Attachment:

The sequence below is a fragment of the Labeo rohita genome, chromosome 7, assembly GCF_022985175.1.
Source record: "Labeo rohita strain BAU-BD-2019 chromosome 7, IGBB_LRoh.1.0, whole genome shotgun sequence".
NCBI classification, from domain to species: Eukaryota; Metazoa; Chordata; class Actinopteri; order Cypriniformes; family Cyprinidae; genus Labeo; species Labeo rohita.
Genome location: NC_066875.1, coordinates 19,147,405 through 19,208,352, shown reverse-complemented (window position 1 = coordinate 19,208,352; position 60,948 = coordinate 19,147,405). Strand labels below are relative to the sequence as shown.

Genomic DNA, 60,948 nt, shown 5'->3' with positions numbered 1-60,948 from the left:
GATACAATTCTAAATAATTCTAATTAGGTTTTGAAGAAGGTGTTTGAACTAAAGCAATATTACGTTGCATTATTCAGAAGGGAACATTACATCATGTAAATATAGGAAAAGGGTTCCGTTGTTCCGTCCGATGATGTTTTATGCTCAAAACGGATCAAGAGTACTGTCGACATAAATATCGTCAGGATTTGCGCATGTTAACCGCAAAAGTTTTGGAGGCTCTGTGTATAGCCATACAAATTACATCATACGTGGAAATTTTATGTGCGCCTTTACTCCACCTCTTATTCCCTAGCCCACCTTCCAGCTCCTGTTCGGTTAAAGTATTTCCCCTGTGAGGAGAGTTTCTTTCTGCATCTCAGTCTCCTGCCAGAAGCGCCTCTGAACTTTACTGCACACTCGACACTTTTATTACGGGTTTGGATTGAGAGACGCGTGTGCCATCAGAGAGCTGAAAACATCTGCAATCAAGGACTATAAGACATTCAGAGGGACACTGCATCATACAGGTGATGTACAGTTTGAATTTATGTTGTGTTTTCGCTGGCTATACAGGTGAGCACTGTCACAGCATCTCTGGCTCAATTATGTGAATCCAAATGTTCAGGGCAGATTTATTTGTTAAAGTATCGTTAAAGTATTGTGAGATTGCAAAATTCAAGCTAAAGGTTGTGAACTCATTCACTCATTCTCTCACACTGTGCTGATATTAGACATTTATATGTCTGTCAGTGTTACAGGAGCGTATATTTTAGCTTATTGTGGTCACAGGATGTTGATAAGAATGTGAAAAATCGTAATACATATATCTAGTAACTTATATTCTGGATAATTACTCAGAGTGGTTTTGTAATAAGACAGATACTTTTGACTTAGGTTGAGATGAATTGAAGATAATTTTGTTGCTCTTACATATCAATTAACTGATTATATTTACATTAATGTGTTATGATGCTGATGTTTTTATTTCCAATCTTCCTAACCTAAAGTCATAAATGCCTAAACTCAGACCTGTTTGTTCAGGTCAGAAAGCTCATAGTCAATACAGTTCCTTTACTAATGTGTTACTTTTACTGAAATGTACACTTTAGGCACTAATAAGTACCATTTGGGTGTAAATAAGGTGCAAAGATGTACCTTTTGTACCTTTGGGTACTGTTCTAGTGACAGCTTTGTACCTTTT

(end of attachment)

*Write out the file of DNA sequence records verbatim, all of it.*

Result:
The sequence below is a fragment of the Labeo rohita genome, chromosome 7, assembly GCF_022985175.1.
Source record: "Labeo rohita strain BAU-BD-2019 chromosome 7, IGBB_LRoh.1.0, whole genome shotgun sequence".
NCBI classification, from domain to species: Eukaryota; Metazoa; Chordata; class Actinopteri; order Cypriniformes; family Cyprinidae; genus Labeo; species Labeo rohita.
Genome location: NC_066875.1, coordinates 19,147,405 through 19,208,352, shown reverse-complemented (window position 1 = coordinate 19,208,352; position 60,948 = coordinate 19,147,405). Strand labels below are relative to the sequence as shown.

Genomic DNA, 60,948 nt, shown 5'->3' with positions numbered 1-60,948 from the left:
GATACAATTCTAAATAATTCTAATTAGGTTTTGAAGAAGGTGTTTGAACTAAAGCAATATTACGTTGCATTATTCAGAAGGGAACATTACATCATGTAAATATAGGAAAAGGGTTCCGTTGTTCCGTCCGATGATGTTTTATGCTCAAAACGGATCAAGAGTACTGTCGACATAAATATCGTCAGGATTTGCGCATGTTAACCGCAAAAGTTTTGGAGGCTCTGTGTATAGCCATACAAATTACATCATACGTGGAAATTTTATGTGCGCCTTTACTCCACCTCTTATTCCCTAGCCCACCTTCCAGCTCCTGTTCGGTTAAAGTATTTCCCCTGTGAGGAGAGTTTCTTTCTGCATCTCAGTCTCCTGCCAGAAGCGCCTCTGAACTTTACTGCACACTCGACACTTTTATTACGGGTTTGGATTGAGAGACGCGTGTGCCATCAGAGAGCTGAAAACATCTGCAATCAAGGACTATAAGACATTCAGAGGGACACTGCATCATACAGGTGATGTACAGTTTGAATTTATGTTGTGTTTTCGCTGGCTATACAGGTGAGCACTGTCACAGCATCTCTGGCTCAATTATGTGAATCCAAATGTTCAGGGCAGATTTATTTGTTAAAGTATCGTTAAAGTATTGTGAGATTGCAAAATTCAAGCTAAAGGTTGTGAACTCATTCACTCATTCTCTCACACTGTGCTGATATTAGACATTTATATGTCTGTCAGTGTTACAGGAGCGTATATTTTAGCTTATTGTGGTCACAGGATGTTGATAAGAATGTGAAAAATCGTAATACATATATCTAGTAACTTATATTCTGGATAATTACTCAGAGTGGTTTTGTAATAAGACAGATACTTTTGACTTAGGTTGAGATGAATTGAAGATAATTTTGTTGCTCTTACATATCAATTAACTGATTATATTTACATTAATGTGTTATGATGCTGATGTTTTTATTTCCAATCTTCCTAACCTAAAGTCATAAATGCCTAAACTCAGACCTGTTTGTTCAGGTCAGAAAGCTCATAGTCAATACAGTTCCTTTACTAATGTGTTACTTTTACTGAAATGTACACTTTAGGCACTAATAAGTACCATTTGGGTGTAAATAAGGTGCAAAGATGTACCTTTTGTACCTTTGGGTACTGTTCTAGTGACAGCTTTGTACCTTTT